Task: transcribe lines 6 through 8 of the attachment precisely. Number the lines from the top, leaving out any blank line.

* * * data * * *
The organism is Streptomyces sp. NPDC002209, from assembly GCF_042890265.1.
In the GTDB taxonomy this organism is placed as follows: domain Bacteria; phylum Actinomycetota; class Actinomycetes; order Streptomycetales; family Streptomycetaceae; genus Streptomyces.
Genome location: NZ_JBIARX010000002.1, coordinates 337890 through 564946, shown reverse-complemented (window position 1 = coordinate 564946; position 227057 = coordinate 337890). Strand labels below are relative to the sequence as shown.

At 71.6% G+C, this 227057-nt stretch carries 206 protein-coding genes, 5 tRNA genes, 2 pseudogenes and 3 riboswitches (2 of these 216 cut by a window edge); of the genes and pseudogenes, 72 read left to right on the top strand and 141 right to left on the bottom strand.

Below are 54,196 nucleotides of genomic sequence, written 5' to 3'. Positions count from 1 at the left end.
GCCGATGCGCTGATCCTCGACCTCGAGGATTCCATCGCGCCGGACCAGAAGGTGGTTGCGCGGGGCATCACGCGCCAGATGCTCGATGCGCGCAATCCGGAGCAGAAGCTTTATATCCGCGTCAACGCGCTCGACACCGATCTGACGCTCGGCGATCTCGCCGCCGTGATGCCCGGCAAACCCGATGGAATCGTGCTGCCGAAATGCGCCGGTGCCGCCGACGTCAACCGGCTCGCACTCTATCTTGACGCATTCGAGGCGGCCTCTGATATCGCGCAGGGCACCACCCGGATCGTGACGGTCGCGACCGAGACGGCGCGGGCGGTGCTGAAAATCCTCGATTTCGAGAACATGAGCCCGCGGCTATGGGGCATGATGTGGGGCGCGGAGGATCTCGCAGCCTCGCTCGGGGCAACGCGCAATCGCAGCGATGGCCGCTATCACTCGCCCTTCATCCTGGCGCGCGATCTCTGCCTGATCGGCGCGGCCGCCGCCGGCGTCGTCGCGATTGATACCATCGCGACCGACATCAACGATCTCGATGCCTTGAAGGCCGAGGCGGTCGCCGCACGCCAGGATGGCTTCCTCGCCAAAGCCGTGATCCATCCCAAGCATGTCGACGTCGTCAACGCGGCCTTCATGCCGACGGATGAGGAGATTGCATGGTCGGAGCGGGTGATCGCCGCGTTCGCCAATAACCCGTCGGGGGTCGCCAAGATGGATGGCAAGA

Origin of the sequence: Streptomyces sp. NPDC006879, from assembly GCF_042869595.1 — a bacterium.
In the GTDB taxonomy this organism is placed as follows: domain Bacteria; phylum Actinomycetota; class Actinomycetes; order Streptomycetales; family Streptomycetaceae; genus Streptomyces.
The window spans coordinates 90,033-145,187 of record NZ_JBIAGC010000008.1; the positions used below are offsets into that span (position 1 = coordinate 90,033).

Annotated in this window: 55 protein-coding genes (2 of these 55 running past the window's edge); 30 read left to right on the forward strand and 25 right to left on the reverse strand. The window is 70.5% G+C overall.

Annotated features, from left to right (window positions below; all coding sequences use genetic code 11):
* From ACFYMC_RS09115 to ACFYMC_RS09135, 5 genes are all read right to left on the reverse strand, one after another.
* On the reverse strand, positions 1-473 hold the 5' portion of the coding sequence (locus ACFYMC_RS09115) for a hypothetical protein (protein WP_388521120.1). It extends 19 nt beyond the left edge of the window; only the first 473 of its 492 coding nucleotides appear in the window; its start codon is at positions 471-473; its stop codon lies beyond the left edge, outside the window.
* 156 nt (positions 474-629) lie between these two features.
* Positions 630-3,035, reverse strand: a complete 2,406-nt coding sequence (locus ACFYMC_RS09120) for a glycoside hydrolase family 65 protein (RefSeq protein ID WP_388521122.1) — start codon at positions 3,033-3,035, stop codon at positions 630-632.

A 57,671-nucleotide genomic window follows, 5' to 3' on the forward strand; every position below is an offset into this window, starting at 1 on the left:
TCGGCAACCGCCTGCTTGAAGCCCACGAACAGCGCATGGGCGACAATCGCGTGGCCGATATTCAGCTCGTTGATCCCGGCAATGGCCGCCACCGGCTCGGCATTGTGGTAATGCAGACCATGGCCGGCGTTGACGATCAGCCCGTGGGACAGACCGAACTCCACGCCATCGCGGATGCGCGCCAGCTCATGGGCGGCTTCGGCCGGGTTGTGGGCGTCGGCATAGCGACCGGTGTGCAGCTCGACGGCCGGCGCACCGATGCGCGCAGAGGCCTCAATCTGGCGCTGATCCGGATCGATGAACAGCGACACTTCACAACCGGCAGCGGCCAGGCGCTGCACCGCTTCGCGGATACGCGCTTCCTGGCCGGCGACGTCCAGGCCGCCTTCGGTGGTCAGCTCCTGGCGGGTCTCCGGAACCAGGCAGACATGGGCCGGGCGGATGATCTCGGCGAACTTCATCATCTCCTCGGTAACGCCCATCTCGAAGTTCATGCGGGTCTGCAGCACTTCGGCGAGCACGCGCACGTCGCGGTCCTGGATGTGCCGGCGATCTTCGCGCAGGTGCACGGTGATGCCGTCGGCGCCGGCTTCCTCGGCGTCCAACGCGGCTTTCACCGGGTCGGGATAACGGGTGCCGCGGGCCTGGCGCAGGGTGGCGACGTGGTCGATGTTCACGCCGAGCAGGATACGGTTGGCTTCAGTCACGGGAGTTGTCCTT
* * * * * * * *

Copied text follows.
GCCGATGCGCTGATCCTCGACCTCGAGGATTCCATCGCGCCGGACCAGAAGGTGGTTGCGCGGGGCATCACGCGCCAGATGCTCGATGCGCGCAATCCGGAGCAGAAGCTTTATATCCGCGTCAACGCGCTCGACACCGATCTGACGCTCGGCGATCTCGCCGCCGTGATGCCCGGCAAACCCGATGGAATCGTGCTGCCGAAATGCGCCGGTGCCGCCGACGTCAACCGGCTCGCACTCTATCTTGACGCATTCGAGGCGGCCTCTGATATCGCGCAGGGCACCACCCGGATCGTGACGGTCGCGACCGAGACGGCGCGGGCGGTGCTGAAAATCCTCGATTTCGAGAACATGAGCCCGCGGCTATGGGGCATGATGTGGGGCGCGGAGGATCTCGCAGCCTCGCTCGGGGCAACGCGCAATCGCAGCGATGGCCGCTATCACTCGCCCTTCATCCTGGCGCGCGATCTCTGCCTGATCGGCGCGGCCGCCGCCGGCGTCGTCGCGATTGATACCATCGCGACCGACATCAACGATCTCGATGCCTTGAAGGCCGAGGCGGTCGCCGCACGCCAGGATGGCTTCCTCGCCAAAGCCGTGATCCATCCCAAGCATGTCGACGTCGTCAACGCGGCCTTCATGCCGACGGATGAGGAGATTGCATGGTCGGAGCGGGTGATCGCCGCGTTCGCCAATAACCCGTCGGGGGTCGCCAAGATGGATGGCAAGA

Origin of the sequence: Streptomyces sp. NPDC006879, from assembly GCF_042869595.1 — a bacterium.
In the GTDB taxonomy this organism is placed as follows: domain Bacteria; phylum Actinomycetota; class Actinomycetes; order Streptomycetales; family Streptomycetaceae; genus Streptomyces.